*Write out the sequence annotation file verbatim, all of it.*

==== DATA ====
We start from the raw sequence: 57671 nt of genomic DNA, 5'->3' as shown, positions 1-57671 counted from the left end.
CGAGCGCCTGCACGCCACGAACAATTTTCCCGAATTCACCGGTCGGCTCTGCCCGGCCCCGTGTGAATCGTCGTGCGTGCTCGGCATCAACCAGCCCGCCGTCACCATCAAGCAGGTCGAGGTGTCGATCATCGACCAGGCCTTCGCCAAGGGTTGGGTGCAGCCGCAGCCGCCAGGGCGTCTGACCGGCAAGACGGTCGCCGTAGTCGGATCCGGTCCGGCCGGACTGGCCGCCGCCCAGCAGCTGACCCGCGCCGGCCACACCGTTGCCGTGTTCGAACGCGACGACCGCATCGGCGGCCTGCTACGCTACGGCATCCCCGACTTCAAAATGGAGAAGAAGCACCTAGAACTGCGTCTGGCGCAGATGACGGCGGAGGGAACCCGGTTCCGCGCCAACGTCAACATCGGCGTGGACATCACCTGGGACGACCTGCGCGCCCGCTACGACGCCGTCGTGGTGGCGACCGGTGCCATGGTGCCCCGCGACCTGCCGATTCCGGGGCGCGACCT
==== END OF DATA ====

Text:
We start from the raw sequence: 57671 nt of genomic DNA, 5'->3' as shown, positions 1-57671 counted from the left end.
CGAGCGCCTGCACGCCACGAACAATTTTCCCGAATTCACCGGTCGGCTCTGCCCGGCCCCGTGTGAATCGTCGTGCGTGCTCGGCATCAACCAGCCCGCCGTCACCATCAAGCAGGTCGAGGTGTCGATCATCGACCAGGCCTTCGCCAAGGGTTGGGTGCAGCCGCAGCCGCCAGGGCGTCTGACCGGCAAGACGGTCGCCGTAGTCGGATCCGGTCCGGCCGGACTGGCCGCCGCCCAGCAGCTGACCCGCGCCGGCCACACCGTTGCCGTGTTCGAACGCGACGACCGCATCGGCGGCCTGCTACGCTACGGCATCCCCGACTTCAAAATGGAGAAGAAGCACCTAGAACTGCGTCTGGCGCAGATGACGGCGGAGGGAACCCGGTTCCGCGCCAACGTCAACATCGGCGTGGACATCACCTGGGACGACCTGCGCGCCCGCTACGACGCCGTCGTGGTGGCGACCGGTGCCATGGTGCCCCGCGACCTGCCGATTCCGGGGCGCGACCT